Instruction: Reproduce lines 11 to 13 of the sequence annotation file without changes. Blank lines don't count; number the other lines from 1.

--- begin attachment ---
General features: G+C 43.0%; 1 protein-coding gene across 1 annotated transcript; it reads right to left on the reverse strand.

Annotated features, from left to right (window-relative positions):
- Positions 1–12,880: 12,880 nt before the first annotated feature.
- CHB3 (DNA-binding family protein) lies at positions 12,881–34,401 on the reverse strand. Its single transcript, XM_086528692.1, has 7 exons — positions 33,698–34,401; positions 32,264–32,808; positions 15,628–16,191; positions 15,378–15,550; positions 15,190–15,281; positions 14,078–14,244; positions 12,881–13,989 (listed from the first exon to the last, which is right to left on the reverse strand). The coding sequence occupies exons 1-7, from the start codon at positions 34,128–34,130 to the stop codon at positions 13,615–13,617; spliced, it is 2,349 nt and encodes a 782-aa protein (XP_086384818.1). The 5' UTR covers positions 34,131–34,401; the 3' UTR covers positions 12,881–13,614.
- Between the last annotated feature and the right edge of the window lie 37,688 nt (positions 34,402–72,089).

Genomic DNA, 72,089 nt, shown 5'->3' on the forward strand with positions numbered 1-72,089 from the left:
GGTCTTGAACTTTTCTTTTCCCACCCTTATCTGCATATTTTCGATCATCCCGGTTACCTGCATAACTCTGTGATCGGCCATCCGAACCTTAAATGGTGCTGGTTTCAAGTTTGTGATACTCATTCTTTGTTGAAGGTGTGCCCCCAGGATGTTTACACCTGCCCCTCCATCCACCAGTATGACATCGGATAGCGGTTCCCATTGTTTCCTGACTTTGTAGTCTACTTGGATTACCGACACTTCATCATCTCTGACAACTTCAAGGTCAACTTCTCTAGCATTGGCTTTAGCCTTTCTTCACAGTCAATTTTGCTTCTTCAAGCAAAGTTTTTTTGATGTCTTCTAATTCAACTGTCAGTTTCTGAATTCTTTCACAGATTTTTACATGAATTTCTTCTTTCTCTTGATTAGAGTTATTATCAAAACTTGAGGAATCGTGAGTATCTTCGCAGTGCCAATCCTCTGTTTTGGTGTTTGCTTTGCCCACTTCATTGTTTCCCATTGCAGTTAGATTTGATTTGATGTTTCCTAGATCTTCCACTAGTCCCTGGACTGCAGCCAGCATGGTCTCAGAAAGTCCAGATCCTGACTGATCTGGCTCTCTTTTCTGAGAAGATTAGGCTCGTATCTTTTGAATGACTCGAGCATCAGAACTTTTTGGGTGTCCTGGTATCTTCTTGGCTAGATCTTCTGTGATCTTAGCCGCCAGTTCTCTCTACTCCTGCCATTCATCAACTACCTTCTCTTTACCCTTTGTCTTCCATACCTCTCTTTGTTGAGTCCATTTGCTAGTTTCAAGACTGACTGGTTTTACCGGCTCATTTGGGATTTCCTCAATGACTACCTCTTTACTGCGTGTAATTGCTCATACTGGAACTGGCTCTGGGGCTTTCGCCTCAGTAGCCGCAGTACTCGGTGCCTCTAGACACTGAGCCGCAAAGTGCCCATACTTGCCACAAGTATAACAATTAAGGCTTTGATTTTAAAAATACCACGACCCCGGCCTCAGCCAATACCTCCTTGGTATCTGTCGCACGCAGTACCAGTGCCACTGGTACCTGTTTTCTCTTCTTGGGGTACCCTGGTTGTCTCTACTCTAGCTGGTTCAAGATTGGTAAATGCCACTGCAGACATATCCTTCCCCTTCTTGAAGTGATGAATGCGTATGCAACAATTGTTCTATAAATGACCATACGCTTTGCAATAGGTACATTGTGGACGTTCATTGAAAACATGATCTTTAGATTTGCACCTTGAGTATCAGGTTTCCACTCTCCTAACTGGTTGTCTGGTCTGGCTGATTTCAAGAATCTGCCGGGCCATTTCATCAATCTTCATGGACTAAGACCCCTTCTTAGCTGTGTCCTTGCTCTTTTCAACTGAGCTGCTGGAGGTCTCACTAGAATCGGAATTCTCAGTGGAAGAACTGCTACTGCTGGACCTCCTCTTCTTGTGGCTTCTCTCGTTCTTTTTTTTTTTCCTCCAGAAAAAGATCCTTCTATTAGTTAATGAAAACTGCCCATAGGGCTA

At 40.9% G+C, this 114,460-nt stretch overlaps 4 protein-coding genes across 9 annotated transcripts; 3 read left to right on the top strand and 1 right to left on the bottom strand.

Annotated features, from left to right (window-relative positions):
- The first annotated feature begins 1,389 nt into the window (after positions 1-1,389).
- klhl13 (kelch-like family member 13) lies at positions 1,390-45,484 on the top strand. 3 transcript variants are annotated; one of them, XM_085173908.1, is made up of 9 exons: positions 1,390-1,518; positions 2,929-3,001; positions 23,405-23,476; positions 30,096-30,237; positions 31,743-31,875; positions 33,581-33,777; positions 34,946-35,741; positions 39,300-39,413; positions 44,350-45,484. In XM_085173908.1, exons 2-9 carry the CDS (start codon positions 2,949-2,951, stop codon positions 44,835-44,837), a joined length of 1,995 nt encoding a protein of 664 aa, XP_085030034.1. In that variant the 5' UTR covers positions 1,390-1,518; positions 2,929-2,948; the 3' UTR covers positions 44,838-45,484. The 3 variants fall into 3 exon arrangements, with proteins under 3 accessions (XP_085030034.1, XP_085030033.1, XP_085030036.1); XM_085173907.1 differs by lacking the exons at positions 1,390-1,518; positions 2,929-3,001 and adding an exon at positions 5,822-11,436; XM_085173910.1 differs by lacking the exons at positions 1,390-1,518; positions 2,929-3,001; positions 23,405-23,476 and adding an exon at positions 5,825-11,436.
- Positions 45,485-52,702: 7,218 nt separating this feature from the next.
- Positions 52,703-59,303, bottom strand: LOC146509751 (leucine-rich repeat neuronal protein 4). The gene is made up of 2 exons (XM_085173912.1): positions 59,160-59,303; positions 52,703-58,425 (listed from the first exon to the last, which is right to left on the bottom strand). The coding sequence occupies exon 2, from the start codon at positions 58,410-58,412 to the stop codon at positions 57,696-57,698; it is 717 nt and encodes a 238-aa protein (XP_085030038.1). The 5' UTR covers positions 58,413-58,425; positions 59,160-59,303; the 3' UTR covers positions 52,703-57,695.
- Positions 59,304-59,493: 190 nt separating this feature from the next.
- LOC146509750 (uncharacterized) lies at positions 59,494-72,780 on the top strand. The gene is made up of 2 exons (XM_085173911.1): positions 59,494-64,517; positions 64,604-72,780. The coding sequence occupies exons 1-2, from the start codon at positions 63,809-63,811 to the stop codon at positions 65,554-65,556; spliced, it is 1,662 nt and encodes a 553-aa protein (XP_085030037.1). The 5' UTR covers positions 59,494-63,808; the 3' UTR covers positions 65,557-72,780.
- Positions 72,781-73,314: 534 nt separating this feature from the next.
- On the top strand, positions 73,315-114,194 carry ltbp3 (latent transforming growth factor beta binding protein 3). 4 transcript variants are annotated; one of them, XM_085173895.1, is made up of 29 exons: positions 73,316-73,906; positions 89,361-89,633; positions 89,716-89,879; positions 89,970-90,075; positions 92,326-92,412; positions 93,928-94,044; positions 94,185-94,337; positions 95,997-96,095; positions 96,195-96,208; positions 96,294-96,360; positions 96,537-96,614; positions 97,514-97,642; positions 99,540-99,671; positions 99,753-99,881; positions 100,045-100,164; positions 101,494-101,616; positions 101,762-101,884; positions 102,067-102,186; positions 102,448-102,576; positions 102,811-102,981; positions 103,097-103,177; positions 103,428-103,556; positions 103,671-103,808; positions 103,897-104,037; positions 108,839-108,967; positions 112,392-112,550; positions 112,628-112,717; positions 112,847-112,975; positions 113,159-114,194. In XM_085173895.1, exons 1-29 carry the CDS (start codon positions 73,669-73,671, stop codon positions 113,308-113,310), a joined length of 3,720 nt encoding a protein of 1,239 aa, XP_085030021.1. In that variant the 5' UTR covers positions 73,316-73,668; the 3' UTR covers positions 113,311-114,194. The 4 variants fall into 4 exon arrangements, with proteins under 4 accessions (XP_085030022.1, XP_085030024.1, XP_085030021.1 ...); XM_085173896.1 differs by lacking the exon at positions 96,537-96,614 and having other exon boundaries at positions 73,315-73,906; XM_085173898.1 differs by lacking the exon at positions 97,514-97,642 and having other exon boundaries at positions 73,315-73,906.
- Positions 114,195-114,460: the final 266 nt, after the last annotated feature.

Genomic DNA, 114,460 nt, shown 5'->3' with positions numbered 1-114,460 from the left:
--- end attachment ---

- klhl13 (kelch-like family member 13) lies at positions 1,390-45,484 on the top strand. 3 transcript variants are annotated; one of them, XM_085173908.1, is made up of 9 exons: positions 1,390-1,518; positions 2,929-3,001; positions 23,405-23,476; positions 30,096-30,237; positions 31,743-31,875; positions 33,581-33,777; positions 34,946-35,741; positions 39,300-39,413; positions 44,350-45,484. In XM_085173908.1, exons 2-9 carry the CDS (start codon positions 2,949-2,951, stop codon positions 44,835-44,837), a joined length of 1,995 nt encoding a protein of 664 aa, XP_085030034.1. In that variant the 5' UTR covers positions 1,390-1,518; positions 2,929-2,948; the 3' UTR covers positions 44,838-45,484. The 3 variants fall into 3 exon arrangements, with proteins under 3 accessions (XP_085030034.1, XP_085030033.1, XP_085030036.1); XM_085173907.1 differs by lacking the exons at positions 1,390-1,518; positions 2,929-3,001 and adding an exon at positions 5,822-11,436; XM_085173910.1 differs by lacking the exons at positions 1,390-1,518; positions 2,929-3,001; positions 23,405-23,476 and adding an exon at positions 5,825-11,436.
- Positions 45,485-52,702: 7,218 nt separating this feature from the next.
- Positions 52,703-59,303, bottom strand: LOC146509751 (leucine-rich repeat neuronal protein 4). The gene is made up of 2 exons (XM_085173912.1): positions 59,160-59,303; positions 52,703-58,425 (listed from the first exon to the last, which is right to left on the bottom strand). The coding sequence occupies exon 2, from the start codon at positions 58,410-58,412 to the stop codon at positions 57,696-57,698; it is 717 nt and encodes a 238-aa protein (XP_085030038.1). The 5' UTR covers positions 58,413-58,425; positions 59,160-59,303; the 3' UTR covers positions 52,703-57,695.